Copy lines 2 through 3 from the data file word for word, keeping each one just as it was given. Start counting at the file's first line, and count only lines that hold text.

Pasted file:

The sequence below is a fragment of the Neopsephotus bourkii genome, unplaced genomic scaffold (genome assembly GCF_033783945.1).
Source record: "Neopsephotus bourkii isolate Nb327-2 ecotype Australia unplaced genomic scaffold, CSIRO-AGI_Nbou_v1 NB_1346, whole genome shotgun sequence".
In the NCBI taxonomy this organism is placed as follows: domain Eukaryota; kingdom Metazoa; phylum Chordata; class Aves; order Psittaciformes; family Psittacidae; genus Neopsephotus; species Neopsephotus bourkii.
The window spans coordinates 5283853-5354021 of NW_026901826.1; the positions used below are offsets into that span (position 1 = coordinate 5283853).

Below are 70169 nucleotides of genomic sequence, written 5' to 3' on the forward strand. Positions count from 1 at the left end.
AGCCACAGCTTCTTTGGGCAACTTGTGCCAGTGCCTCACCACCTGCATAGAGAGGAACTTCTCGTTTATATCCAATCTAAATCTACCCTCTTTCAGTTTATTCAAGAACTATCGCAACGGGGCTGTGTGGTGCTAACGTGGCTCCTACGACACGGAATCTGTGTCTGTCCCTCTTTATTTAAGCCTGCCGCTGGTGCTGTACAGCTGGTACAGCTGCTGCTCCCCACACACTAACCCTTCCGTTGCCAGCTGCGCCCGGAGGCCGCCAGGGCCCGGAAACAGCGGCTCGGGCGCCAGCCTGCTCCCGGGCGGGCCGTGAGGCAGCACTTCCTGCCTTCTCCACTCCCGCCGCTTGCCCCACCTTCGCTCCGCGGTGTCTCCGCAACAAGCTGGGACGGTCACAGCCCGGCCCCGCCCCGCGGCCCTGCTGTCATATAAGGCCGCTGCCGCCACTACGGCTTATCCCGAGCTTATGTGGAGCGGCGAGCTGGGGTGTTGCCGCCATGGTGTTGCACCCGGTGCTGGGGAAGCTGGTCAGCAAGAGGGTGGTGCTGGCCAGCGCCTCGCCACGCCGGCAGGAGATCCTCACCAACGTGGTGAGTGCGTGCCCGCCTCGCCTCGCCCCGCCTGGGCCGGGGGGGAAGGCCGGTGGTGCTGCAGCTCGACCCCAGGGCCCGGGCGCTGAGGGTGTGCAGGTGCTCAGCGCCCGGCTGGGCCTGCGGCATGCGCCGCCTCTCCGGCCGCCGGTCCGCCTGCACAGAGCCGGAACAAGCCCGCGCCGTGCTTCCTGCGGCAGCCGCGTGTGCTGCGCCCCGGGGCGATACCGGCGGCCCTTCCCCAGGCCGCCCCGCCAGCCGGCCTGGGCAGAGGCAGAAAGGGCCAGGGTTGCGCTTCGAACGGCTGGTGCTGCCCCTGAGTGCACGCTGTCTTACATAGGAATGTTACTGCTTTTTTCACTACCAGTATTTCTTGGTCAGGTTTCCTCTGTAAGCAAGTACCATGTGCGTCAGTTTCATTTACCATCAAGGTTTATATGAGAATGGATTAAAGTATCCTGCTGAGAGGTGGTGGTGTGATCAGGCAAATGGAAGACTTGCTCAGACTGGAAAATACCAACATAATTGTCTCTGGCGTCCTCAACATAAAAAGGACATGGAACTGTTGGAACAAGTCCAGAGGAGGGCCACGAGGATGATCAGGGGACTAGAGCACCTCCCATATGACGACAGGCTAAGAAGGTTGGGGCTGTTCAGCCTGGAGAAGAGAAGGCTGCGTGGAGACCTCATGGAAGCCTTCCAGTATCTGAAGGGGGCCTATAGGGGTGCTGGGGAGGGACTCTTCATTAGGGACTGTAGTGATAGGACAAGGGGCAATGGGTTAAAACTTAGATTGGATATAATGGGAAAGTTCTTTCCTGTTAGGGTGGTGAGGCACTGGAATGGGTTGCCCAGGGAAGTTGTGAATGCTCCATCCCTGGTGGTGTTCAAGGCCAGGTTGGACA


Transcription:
Source record: "Neopsephotus bourkii isolate Nb327-2 ecotype Australia unplaced genomic scaffold, CSIRO-AGI_Nbou_v1 NB_1346, whole genome shotgun sequence".
In the NCBI taxonomy this organism is placed as follows: domain Eukaryota; kingdom Metazoa; phylum Chordata; class Aves; order Psittaciformes; family Psittacidae; genus Neopsephotus; species Neopsephotus bourkii.